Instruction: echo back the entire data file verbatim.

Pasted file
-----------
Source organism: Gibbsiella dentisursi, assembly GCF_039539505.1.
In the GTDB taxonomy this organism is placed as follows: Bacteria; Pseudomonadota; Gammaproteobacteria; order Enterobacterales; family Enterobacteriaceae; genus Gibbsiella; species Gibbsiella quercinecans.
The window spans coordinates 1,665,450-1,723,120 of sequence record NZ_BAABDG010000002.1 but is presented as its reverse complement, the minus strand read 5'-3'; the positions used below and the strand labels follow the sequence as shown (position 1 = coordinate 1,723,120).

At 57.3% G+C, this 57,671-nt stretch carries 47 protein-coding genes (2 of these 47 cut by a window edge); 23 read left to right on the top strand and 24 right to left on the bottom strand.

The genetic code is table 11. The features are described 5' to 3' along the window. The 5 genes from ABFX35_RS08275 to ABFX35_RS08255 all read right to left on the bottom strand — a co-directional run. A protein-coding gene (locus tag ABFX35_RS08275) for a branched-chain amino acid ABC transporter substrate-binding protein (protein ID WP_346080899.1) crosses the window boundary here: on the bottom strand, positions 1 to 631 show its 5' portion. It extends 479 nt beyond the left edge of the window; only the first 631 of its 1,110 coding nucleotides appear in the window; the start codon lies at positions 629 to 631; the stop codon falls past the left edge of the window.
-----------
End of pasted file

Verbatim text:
Source organism: Gibbsiella dentisursi, assembly GCF_039539505.1.
In the GTDB taxonomy this organism is placed as follows: Bacteria; Pseudomonadota; Gammaproteobacteria; order Enterobacterales; family Enterobacteriaceae; genus Gibbsiella; species Gibbsiella quercinecans.
The window spans coordinates 1,665,450-1,723,120 of sequence record NZ_BAABDG010000002.1 but is presented as its reverse complement, the minus strand read 5'-3'; the positions used below and the strand labels follow the sequence as shown (position 1 = coordinate 1,723,120).

At 57.3% G+C, this 57,671-nt stretch carries 47 protein-coding genes (2 of these 47 cut by a window edge); 23 read left to right on the top strand and 24 right to left on the bottom strand.

The genetic code is table 11. The features are described 5' to 3' along the window. The 5 genes from ABFX35_RS08275 to ABFX35_RS08255 all read right to left on the bottom strand — a co-directional run. A protein-coding gene (locus tag ABFX35_RS08275) for a branched-chain amino acid ABC transporter substrate-binding protein (protein ID WP_346080899.1) crosses the window boundary here: on the bottom strand, positions 1 to 631 show its 5' portion. It extends 479 nt beyond the left edge of the window; only the first 631 of its 1,110 coding nucleotides appear in the window; the start codon lies at positions 629 to 631; the stop codon falls past the left edge of the window.